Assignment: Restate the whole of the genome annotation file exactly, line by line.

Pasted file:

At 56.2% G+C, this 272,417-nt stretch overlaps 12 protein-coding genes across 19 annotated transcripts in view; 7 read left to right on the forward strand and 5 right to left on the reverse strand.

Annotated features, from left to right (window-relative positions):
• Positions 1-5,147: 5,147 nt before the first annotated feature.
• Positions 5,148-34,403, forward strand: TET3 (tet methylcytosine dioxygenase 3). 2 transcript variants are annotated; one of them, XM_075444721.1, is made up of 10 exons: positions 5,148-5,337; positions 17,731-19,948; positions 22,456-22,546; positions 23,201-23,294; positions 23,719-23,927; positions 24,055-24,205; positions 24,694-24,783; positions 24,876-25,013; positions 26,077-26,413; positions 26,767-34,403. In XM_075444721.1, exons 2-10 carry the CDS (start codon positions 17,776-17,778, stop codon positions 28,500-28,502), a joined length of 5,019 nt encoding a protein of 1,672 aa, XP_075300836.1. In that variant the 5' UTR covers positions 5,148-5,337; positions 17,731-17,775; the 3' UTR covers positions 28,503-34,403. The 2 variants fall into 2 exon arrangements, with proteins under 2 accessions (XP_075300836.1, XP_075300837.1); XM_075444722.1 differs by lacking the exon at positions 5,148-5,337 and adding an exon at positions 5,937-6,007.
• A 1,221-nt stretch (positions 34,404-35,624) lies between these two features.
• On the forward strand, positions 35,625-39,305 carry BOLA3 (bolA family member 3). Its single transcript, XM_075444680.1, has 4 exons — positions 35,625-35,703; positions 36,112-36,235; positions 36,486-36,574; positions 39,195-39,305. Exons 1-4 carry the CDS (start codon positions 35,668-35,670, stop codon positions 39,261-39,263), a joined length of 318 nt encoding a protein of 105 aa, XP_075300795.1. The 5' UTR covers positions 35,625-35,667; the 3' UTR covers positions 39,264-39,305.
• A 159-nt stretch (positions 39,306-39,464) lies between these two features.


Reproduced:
At 56.2% G+C, this 272,417-nt stretch overlaps 12 protein-coding genes across 19 annotated transcripts in view; 7 read left to right on the forward strand and 5 right to left on the reverse strand.

Annotated features, from left to right (window-relative positions):
• Positions 1-5,147: 5,147 nt before the first annotated feature.
• Positions 5,148-34,403, forward strand: TET3 (tet methylcytosine dioxygenase 3). 2 transcript variants are annotated; one of them, XM_075444721.1, is made up of 10 exons: positions 5,148-5,337; positions 17,731-19,948; positions 22,456-22,546; positions 23,201-23,294; positions 23,719-23,927; positions 24,055-24,205; positions 24,694-24,783; positions 24,876-25,013; positions 26,077-26,413; positions 26,767-34,403. In XM_075444721.1, exons 2-10 carry the CDS (start codon positions 17,776-17,778, stop codon positions 28,500-28,502), a joined length of 5,019 nt encoding a protein of 1,672 aa, XP_075300836.1. In that variant the 5' UTR covers positions 5,148-5,337; positions 17,731-17,775; the 3' UTR covers positions 28,503-34,403. The 2 variants fall into 2 exon arrangements, with proteins under 2 accessions (XP_075300836.1, XP_075300837.1); XM_075444722.1 differs by lacking the exon at positions 5,148-5,337 and adding an exon at positions 5,937-6,007.
• A 1,221-nt stretch (positions 34,404-35,624) lies between these two features.
• On the forward strand, positions 35,625-39,305 carry BOLA3 (bolA family member 3). Its single transcript, XM_075444680.1, has 4 exons — positions 35,625-35,703; positions 36,112-36,235; positions 36,486-36,574; positions 39,195-39,305. Exons 1-4 carry the CDS (start codon positions 35,668-35,670, stop codon positions 39,261-39,263), a joined length of 318 nt encoding a protein of 105 aa, XP_075300795.1. The 5' UTR covers positions 35,625-35,667; the 3' UTR covers positions 39,264-39,305.
• A 159-nt stretch (positions 39,306-39,464) lies between these two features.